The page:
When Robbie Fowler tells you his thoughts on a forward, it behooves you to pay attention. The Toxteth man was the perhaps most natural striker this scrawler has ever seen. Dalglish, Rush and Barnes were greater footballers but Fowler was unique. After the fallow years of the early 90s, when the unispired likes of Paul Stewart and Dean Saunders struggled to lead the line, Fowler's emergence filled disillusioned fans with a gleeful delirium. Here was a proper footballer, a local boy and a spirit-shocking talent who simply scored at will -- goals of all sorts with both feet. His was an outrageous, instinctive gift that burned with a searing, white-hot intensity for too short a period in the red of his beloved Liverpool Football Club.
Reflecting on the current campaign, Fowler was struck by the impact of the man who has made himself first choice for Roy Hodgson's England World Cup team (is it just me that still finds that last phrase to be a curious amalgam of the odious and the tragi-comic?). Almost a decade ago, the two men shared a training facility at Manchester City. Fowler was still sporadically showing flashes of his former brilliance but his mobility and dynamism had been seriously impaired by injury. At that point, a fifteen year old Sturridge was creating a tremendous impression with the sheer impish virtuosity of his ability and the older man recalls being mightily impressed.
"I was lucky enough to train with Daniel when I was at Manchester City," Fowler told the Liverpool Echo. "You could see even at the age of 15 that he had everything. He used to embarrass some of the older players in the squad with his skill. He was so confident. I always knew he would go on to become a special player. I see all the qualities an international striker needs.
"I have been really impressed by Daniel. There was a lot of pressure on him when he came to Liverpool. He has had a few blips along the way but thankfully he has found his place at Liverpool and is setting the world alight. He's a phenomenal player. Things hadn’t quite worked out for him at Man City and Chelsea and people were asking ‘can he do it at a big club?’ He has answered all those questions brilliantly."
Sturridge's goal return for Liverpool since signing is the stuff of emergent legend. In 39 appearances for the Redmen the striker has registered a remarkable 32 goals. This season alone, a chunk of which he missed with injury, he has notched 18 in 19 Premier League games and 21 in 23 overall. These are the kinds of numbers that managers dream of. What makes them even more significant is that so many of those goals have been crucial, point-earning strikes.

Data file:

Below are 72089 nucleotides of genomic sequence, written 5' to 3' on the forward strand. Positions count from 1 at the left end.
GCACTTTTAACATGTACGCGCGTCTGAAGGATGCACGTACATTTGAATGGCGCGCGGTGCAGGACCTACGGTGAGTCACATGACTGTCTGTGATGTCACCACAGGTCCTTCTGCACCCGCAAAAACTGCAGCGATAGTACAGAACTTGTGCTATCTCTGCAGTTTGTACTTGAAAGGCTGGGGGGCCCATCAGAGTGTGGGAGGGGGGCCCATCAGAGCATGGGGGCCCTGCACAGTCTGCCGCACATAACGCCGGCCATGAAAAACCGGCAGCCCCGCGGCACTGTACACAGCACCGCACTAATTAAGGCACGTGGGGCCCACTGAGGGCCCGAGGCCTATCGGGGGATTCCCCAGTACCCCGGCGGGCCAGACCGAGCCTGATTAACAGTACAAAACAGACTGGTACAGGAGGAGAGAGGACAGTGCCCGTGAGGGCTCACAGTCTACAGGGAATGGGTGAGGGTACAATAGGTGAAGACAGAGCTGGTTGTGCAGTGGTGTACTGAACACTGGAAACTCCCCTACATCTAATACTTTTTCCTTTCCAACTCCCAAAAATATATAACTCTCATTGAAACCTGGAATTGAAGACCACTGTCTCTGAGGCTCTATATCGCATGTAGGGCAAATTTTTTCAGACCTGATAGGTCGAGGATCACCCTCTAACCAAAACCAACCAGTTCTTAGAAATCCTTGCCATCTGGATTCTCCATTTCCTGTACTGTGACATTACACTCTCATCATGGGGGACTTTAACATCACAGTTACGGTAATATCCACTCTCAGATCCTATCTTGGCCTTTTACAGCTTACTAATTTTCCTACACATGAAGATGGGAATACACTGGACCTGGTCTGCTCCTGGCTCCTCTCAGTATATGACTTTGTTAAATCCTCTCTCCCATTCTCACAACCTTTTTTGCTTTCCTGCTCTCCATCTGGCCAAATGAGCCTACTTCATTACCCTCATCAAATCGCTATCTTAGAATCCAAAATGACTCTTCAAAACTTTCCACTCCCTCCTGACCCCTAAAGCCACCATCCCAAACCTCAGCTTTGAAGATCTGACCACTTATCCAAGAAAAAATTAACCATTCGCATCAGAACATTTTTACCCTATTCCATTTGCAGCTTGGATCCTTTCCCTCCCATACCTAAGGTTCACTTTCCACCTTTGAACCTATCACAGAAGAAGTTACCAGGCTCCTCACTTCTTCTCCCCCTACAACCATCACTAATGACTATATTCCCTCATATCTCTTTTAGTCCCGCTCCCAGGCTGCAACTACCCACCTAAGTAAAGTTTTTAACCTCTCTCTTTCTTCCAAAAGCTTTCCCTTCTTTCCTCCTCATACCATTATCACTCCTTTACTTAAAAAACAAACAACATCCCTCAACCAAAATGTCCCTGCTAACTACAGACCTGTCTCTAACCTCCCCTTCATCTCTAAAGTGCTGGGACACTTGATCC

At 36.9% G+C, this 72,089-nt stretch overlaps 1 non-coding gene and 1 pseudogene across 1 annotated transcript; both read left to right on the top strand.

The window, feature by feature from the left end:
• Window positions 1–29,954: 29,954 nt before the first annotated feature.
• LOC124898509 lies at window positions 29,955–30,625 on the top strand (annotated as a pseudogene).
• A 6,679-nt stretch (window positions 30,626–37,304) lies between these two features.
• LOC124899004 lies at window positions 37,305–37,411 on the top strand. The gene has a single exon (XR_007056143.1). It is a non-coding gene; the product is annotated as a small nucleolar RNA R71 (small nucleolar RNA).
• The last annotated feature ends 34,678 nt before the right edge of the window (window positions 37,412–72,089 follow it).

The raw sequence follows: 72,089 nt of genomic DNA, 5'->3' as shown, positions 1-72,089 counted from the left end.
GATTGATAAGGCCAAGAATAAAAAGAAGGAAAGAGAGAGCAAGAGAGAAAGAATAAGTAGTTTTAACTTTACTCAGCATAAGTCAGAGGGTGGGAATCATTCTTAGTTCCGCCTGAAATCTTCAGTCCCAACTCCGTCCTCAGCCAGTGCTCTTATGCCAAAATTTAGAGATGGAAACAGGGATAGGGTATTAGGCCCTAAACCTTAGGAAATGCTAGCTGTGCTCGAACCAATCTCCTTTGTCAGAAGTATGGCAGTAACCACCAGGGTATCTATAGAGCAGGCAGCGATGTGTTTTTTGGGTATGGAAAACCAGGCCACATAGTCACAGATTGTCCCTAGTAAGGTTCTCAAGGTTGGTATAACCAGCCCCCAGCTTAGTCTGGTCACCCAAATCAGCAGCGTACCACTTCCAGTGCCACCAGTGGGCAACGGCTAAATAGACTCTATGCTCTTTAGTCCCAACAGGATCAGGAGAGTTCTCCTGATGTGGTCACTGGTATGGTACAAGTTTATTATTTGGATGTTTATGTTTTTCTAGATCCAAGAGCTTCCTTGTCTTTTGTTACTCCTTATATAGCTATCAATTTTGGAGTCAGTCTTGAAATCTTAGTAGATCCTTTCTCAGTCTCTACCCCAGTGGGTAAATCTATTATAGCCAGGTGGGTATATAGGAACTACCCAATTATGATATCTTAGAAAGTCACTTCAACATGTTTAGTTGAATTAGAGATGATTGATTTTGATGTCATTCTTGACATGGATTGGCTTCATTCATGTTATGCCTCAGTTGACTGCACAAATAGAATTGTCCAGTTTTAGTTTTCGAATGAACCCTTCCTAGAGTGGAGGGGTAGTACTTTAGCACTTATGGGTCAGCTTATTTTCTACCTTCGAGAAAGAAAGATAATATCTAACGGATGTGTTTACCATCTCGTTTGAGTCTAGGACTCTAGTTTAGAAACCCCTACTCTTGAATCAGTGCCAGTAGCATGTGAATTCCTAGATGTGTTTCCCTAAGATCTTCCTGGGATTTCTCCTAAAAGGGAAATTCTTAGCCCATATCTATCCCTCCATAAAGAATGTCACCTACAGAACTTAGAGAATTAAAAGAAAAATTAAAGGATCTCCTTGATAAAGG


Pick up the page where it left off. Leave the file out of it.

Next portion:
Yet there is so much more to Sturridge as a player. He has pace and the capacity to beat a man and these two qualities, in tandem, have caused carnage in opposition defences, but he is also capable of bringing incisive and pacy passing and link-up play to the attack. Yes, like all strikers, he will occasionally take the selfish option, but the mobile front man has contributed to many scores, assisting directly on five separate occasions. In Raheem Sterling, Luis Suarez and Sturridge, Liverpool have a pacy triumverate with an abundance of trickery and a ready eye for goal. They have the potential, in this scribbler's lowly opinion, to become one of the great attacks in the club's history should they remain as a unit. That's quite something when one considers the sublime forward combinations that have worn the Liverbird -- I may need to have a little lie down after I've finished this.
It speaks volumes for the impact that Sturridge has had on Liverpool's fortunes that Luis Suarez was barely missed at the beginning of the season as he served out his ban for an impromptu Ivanovic picnic. The dancing striker notched a series of solitary goals in 1-0 wins and cemented his central importance to whatever Liverpool were going to achieve in this campaign. The influence Sturridge has had on Liverpool's forward progress has not been missed by club captain, Steven Gerrard. The Huyton man is very adept at media interaction and more than capable of damning with faint praise, should the occasion require it. When it comes to his admiration for Daniel Sturridge, however, Gerrard is unambiguous.
"Daniel's got the world at his feet and he can be whatever he wants to be if he keeps working hard," Gerrard told thefa.com. "His form has been scintillating this season and, to see him close up in training, I see what qualities he's got. Everyone will be looking for Suarez, (Cristiano) Ronaldo, the usual suspects, to stand up and be the star of the tournament, but Daniel is certainly capable to go and star at this World Cup."
Fervent patriot that he is, Gerrard will still forgive a rabid red like your penman for not giving a fig about the fortunes of Hodgson's lot. What concerns the majority of us is the ten games that remain in Liverpool's promising Premier League campaign. If Sturridge continues to light up those games with the "scintillating" displays his captain speaks of, and if we are treated to another eight or ten performances of that entertainingly awful wriggly arm dance, then it is likely that sales of the number fifteen shirt will rocket in the close-season. Hopefully the prospective buyers will have the option of Champions League patches displayed proudly on the arms. If you find yourself making such a pleasant decision, it will be thanks in no small measure to Daniel Sturridge.